Fixed-Rate Capital Securities


DEFINITION of 'Fixed-Rate Capital Securities'

A security issued by a corporation that has a $25 par value (although some are issued with a $1,000 par value) and offers investors a combination of the features of corporate bonds and preferred stock. These securities provide the benefits of attractive yields, fixed monthly, quarterly or semiannual income, investment time frames that are generally predictable (20-49 years, although some are perpetual), liquidity and investment-grade credit quality (in most cases).

BREAKING DOWN 'Fixed-Rate Capital Securities'

Unlike common and preferred stock dividends, the distributions made on fixed-rate capital securities are fully tax-deductible for the issuer, just like the interest payments on traditional debt instruments. Rating agencies have taken a positive view of this financing tool for the issuer, because it provides long-term capital and permits the deferral of payments should the issuer experience financial difficulties. However, as with preferred stock, such deferrals can only occur if the parent company stops all other stock dividend payments.

  1. Preferred Stock

    A class of ownership in a corporation that has a higher claim ...
  2. Dividend

    A distribution of a portion of a company's earnings, decided ...
  3. Issuer

    A legal entity that develops, registers and sells securities ...
  4. Investment Grade

    A rating that indicates that a municipal or corporate bond has ...
  5. Corporate Bond

    A debt security issued by a corporation and sold to investors. ...
  6. Fixed-Income Security

    An investment that provides a return in the form of fixed periodic ...
Related Articles
  1. Investing

    The Advantages Of Bonds

    Bonds contribute an element of stability to almost any portfolio and offer a safe and conservative investment.
  2. Retirement

    Bond Basics Tutorial

    Investing in bonds - What are they, and do they belong in your portfolio?
  3. Bonds & Fixed Income

    Advanced Bond Concepts

    Learn the complex concepts and calculations for trading bonds including bond pricing, yield, term structure of interest rates and duration.
  4. Investing

    Where the Price is Right for Dividends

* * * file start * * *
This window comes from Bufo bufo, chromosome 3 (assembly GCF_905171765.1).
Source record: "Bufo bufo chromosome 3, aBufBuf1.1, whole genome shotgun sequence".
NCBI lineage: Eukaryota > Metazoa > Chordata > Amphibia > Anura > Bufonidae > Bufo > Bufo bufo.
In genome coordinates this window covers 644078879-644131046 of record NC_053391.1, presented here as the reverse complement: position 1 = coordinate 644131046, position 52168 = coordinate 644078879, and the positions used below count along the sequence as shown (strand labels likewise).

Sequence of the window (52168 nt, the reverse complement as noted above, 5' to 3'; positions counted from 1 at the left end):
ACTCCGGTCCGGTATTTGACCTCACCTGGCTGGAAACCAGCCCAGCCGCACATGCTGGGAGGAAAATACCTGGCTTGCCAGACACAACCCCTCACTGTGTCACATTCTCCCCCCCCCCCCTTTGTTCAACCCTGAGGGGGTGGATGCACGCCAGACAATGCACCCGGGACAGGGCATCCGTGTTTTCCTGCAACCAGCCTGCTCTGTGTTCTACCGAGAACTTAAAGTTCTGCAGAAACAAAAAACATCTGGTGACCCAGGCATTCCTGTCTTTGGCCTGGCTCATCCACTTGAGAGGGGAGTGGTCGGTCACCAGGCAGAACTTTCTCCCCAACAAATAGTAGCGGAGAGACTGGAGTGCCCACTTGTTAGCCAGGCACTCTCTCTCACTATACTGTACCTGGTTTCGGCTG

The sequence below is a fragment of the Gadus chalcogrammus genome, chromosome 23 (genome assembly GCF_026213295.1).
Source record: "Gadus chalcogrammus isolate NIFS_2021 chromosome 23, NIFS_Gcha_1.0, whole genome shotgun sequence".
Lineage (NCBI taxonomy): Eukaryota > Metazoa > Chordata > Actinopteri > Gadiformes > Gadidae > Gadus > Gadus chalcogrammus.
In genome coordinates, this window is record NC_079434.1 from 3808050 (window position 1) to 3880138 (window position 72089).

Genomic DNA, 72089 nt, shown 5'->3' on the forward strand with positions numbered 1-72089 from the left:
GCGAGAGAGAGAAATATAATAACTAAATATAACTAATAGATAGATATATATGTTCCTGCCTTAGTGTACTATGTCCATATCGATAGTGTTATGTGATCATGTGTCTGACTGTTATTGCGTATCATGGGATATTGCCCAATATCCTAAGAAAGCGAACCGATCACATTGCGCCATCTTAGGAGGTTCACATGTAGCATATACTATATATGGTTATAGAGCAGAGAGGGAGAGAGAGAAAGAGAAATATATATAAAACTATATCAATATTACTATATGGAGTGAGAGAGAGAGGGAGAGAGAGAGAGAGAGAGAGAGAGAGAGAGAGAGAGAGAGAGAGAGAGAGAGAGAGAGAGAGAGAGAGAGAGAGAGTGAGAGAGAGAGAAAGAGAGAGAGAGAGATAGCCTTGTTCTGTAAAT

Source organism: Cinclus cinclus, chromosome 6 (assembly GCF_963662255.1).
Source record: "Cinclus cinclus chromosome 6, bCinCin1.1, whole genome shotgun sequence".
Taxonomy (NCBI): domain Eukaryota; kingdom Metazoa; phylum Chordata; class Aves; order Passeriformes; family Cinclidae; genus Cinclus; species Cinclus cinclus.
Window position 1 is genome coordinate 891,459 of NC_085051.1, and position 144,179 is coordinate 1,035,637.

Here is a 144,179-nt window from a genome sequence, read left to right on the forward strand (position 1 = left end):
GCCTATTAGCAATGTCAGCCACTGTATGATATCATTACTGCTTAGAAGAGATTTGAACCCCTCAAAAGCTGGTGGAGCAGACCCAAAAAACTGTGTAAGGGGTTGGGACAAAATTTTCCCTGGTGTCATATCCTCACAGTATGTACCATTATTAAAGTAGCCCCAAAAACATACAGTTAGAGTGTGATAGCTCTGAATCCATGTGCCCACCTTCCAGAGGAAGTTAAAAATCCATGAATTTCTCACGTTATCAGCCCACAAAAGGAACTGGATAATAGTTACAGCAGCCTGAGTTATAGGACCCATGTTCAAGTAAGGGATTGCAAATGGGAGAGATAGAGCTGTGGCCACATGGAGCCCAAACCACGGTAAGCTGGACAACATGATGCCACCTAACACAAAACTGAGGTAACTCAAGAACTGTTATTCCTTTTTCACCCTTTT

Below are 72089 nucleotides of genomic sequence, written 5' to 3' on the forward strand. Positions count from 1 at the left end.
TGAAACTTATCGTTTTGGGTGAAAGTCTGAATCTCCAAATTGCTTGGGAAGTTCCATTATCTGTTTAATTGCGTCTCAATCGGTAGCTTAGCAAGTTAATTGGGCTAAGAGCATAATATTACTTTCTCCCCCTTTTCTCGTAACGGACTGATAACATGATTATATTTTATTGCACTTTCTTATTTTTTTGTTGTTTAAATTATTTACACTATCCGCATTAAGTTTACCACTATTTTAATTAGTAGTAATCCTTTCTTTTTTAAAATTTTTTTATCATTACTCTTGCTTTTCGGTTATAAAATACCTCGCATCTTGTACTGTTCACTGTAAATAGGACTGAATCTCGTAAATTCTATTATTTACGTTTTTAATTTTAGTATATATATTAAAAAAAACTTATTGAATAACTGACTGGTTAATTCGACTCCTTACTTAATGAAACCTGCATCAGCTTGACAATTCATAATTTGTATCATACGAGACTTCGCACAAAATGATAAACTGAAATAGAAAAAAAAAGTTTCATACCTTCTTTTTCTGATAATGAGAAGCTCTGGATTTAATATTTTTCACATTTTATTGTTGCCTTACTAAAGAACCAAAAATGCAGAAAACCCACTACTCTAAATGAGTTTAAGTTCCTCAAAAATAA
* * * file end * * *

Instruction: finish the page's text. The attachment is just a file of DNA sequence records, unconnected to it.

There are two broad schools of thought for equity income investing: The first pays the highest dividend yields and the second focuses on healthy yields.
  5. Investing

    The Pros and Cons of High-Yield Bonds

    Junk bonds are more volatile than investment-grade bonds but may provide significant advantages when analyzed in-depth.
  6. Financial Advisors

    Ditching High-Yield Bonds for Plain Vanilla Ones

    In a low-rate environment, it's tempting to go for higher yield bonds. However, you might be better off sticking with the plain vanilla ones.
  7. Bonds & Fixed Income

    What is an Indenture?

    An indenture is a legal and binding contract between a bond issuer and the bondholders.
  8. Markets

    Are EM Stocks Finally Emerging?

    Many investors are looking at emerging market (EM) stocks and wonder if it’s time to step back in, while others wonder if we’ll see further declines.
  9. Bonds & Fixed Income

    Credit Default Swaps: An Introduction

    This derivative can help manage portfolio risk, but it isn't a simple vehicle.
  10. Investing

    Understanding High Yield Fund Performance

    For exchange traded fund, not all high-yield ETFs are the same. So, we take a look at one high yield investment in particular to set the stage for you.
  1. What forms of debt security are available for the average investor?

    Common types of debt securities available to the average investor include U.S. Treasury securities, corporate bonds and municipal ... Read Full Answer >>
  2. What are the maximum Social Security disability benefits?

    The average Social Security disability benefit amount for a recipient of Social Security Disability Insurance (SSDI) in 2 ... Read Full Answer >>
  3. What are ComputerShare's escheatment services?

    Escheatment is the process by which ownership of abandoned property is transferred to the state. Escheated property can include ... Read Full Answer >>
  4. How do I calculate the future value of an annuity?

    When planning for retirement, it is important to have a good idea of how much income you can rely on each year. There are ... Read Full Answer >>
  5. Have hedge funds eroded market opportunities?

    Hedge funds have not eroded market opportunities for longer-term investors. Many investors incorrectly assume they cannot ... Read Full Answer >>
  6. Are high yield bonds a good investment?

    Bonds are rated according to their risk of default by independent credit rating agencies such as Moody's, Standard & ... Read Full Answer >>

You May Also Like

Hot Definitions
  1. Black Friday

    1. A day of stock market catastrophe. Originally, September 24, 1869, was deemed Black Friday. The crash was sparked by gold ...
  2. Turkey

    Slang for an investment that yields disappointing results or turns out worse than expected. Failed business deals, securities ...
  3. Barefoot Pilgrim

    A slang term for an unsophisticated investor who loses all of his or her wealth by trading equities in the stock market. ...
  4. Quick Ratio

    The quick ratio is an indicator of a company’s short-term liquidity. The quick ratio measures a company’s ability to meet ...
  5. Black Tuesday

    October 29, 1929, when the DJIA fell 12% - one of the largest one-day drops in stock market history. More than 16 million ...
  6. Black Monday

    October 19, 1987, when the Dow Jones Industrial Average (DJIA) lost almost 22% in a single day. That event marked the beginning ...
Trading Center